Outside the Box: This volatile stock market could be ready for a ‘melt up’ through the end of 2021

What are the odds of a melt-up for U.S. stocks for rest of 2021? If history is any guide, stocks can be expected to bottom in early October and begin a period of seasonal strength into year-end.

Ned Davis Research recently sketched a bullish scenario into year-end for global equities by pointing out that the fourth quarter has been the strongest over the past few years.

Risk appetite indicators have been steadily improving, but haven’t risen sufficiently to flash a buy signal just yet. These readings are consistent with my fourth-quarter sector review, which also found signs of cyclical and reflation strength, but no broad-based confirmation.

Supportive sentiment

The sentiment backdrop is becoming more supportive of an advance, though readings haven’t fallen to panic extremes. For example, the NAAIM Exposure Index, which measures the sentiment of registered investment advisers, plunged recently but didn’t break the 26-week Bollinger Band. A penetration of the low Bollinger Band has been a strong buy signal in the past.

These conditions lead me to believe that risk/reward in U.S. stocks now is tilted to the upside. The maximum drawdown of the S&P 500

from its highs is -5%. It’s conceivable that stocks could pull back, but another 2%-3% of weakness is likely to spark panic levels in many sentiment models. While I am cautiously bullish, I am not ready to go all-in just yet.

Supply chain bottlenecks

Won’t rising energy prices create inflationary pressure and force the Fed to act? Fed Chair Jerome Powell testified that inflationary pressures were expected to be transitory because of supply chain bottlenecks, but allowed that the transitory period may last longer than expected. 

The headlines may see rising hysteria over shortages in the coming weeks as Christmas nears and products aren’t available in plentiful supply. In reality, the shortages are attributable to a supply shock owing to rising demand in the face of limited manufacturing and transportation capacity. Central bankers raising interest rates won’t make the semiconductor shortage go away, nor will it expand shipping and trucking capacity.

Although there are many bottlenecks, in particular in transporting materials to factories, and goods from factories to sellers, orders for goods that will last a (relatively) long time continue to get better. There is simply no downward pressure on the producer sector of the U.S. economy at this time.

The next important data release will be the November jobs report. How will the juxtaposition of COVID cases, the expiry of emergency assistance programs, supply chain bottlenecks, and widespread reports of labor shortages affect the employment situation? Powell stated after the last FOMC meeting that it would take a large miss on the November report for the Fed to rethink its plans to taper its QE purchases. This is what reflation looks like.

Fiscal wild cards

On the other hand, investors will have to deal with the confusing fiscal picture out of Washington. This time, there are simply a lot of balls in the air and many moving parts to fiscal policy. Each issue is separate but related and any one of them could go off the rails and affect fiscal policy and unsettle the markets.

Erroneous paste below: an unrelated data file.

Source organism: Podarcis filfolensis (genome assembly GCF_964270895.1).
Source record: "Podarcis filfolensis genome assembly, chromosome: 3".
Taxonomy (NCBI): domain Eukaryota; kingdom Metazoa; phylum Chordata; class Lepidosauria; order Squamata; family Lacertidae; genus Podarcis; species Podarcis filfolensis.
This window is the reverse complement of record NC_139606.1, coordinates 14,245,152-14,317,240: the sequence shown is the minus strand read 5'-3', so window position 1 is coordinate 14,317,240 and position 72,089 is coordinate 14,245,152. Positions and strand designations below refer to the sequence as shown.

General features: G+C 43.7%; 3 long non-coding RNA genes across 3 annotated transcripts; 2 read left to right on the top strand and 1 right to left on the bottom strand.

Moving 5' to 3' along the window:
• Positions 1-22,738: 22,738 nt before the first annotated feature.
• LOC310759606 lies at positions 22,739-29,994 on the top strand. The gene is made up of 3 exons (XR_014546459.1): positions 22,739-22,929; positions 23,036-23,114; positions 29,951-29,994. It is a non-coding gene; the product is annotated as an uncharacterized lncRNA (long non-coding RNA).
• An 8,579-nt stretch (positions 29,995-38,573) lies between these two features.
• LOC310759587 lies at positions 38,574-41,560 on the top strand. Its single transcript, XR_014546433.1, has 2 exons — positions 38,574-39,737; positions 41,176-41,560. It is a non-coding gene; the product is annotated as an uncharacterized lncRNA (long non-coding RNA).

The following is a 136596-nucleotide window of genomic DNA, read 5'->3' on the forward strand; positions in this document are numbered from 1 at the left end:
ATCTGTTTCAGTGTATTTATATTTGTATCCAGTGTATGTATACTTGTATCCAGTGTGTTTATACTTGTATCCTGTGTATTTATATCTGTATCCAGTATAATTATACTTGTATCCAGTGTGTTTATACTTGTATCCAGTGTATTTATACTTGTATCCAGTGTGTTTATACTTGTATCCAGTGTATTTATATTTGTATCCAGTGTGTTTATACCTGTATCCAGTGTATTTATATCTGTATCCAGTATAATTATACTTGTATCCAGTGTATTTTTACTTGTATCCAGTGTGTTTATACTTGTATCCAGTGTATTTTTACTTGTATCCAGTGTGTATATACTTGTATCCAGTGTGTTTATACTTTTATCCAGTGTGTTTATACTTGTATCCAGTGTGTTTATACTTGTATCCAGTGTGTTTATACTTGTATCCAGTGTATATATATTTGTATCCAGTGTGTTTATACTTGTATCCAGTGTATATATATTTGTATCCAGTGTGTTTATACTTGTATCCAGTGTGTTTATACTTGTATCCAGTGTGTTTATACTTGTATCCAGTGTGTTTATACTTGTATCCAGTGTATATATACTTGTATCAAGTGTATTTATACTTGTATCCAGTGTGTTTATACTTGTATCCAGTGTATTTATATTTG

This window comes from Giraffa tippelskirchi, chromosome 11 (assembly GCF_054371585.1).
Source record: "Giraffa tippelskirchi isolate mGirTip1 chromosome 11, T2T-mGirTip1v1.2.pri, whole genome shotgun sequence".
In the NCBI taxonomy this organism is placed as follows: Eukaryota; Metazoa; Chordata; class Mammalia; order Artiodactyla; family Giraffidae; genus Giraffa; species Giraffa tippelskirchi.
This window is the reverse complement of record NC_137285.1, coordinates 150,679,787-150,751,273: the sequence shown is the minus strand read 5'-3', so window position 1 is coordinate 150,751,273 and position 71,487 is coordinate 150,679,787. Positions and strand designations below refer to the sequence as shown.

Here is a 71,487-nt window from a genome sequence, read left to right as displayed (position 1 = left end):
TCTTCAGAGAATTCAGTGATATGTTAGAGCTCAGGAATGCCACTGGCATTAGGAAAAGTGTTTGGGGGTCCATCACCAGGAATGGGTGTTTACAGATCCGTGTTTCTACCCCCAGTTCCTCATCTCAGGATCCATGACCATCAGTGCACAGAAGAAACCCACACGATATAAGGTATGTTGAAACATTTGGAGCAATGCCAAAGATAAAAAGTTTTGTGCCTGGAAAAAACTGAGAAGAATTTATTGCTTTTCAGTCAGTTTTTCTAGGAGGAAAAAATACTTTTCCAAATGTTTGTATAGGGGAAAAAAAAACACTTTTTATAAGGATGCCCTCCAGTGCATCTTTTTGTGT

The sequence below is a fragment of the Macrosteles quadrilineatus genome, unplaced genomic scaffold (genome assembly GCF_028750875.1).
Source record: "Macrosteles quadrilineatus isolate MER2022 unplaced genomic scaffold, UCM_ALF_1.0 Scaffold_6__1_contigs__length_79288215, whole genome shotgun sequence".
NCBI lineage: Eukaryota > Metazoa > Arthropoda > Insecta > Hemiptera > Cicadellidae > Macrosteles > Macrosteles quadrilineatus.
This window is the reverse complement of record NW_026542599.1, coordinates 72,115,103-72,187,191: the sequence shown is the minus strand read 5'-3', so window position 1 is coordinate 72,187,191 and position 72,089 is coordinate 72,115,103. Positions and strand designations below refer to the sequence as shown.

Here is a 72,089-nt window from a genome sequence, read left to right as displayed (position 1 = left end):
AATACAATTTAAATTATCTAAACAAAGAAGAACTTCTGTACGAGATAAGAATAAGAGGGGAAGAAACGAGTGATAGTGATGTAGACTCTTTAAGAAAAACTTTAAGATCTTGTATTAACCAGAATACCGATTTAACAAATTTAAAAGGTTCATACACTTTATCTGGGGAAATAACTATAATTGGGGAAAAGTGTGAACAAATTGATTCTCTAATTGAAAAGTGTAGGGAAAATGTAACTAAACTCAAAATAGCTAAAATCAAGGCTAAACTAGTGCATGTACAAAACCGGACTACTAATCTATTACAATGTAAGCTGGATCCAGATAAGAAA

• Funding the federal government, which can be done with a Continuing Resolution in the short run

  • The debt ceiling

  • The infrastructure bill

  • The budget reconciliation process.

Here is how President Joe Biden’s proposals could affect future policy and change the lives of Americans:

  • Transportation: Electric vehicle (EV) subsidies, spending for EV infrastructure like public charging stations, public transport subsidies, especially for rail travel.

  • Healthcare: Expand Medicare coverage to dental, vision, and hearing benefits, free Medicaid coverage for more lower-income Americans, lower drug prices.

  • Child care and education: Free day care for lower-income Americans, two years of free preschool before kindergarten and two free years of community college, and 12 weeks of paid family leave to tend to a sick family member.

I have no idea of how this wish list will play out in the tug-of-war in Washington. Make no mistake that the legislative skills are there for a deal to be done. House Speaker Nancy Pelosi is a vote counter par excellence, Democratic Senator Majority Leader Chuck Schumer understands his caucus, while Biden enjoys wide approval among Democrats and has a strong legislative record in the Senate.

In all likelihood, the Democrats’ ambitious agenda will be watered down. As an example, Biden’s original proposal was to raise the corporate tax rate from 21% to 28%, though expectations were scaled back to 25%. PredictIt odds show that the chances of no tax increase or a sub-25% tax rate are rising. As a 25% rate has been largely discounted by the market, a lower tax rate would be a welcome surprise for equity investors.

Putting it all together, the stock market may be setting up for a period of positive seasonality into year-end, which would be sparked by a reflationary boom. Yet a number of important cyclical tripwires have not been triggered. At a minimum and in the short-term, the S&P 500 needs to rally and regain its 50-day moving average as it tests the Evergrande-panic lows.

Cam Hui writes the investment blog Humble Student of the Markets, where this article first appeared. He is a former equity portfolio manager and sell-side analyst.

Also read: September was a terrible month for stocks. Here’s what you can expect in October.

More: Evergrande crisis and the U.S. debt-ceiling showdown could give stock investors a buying opportunity

This post was originally published on Market Watch

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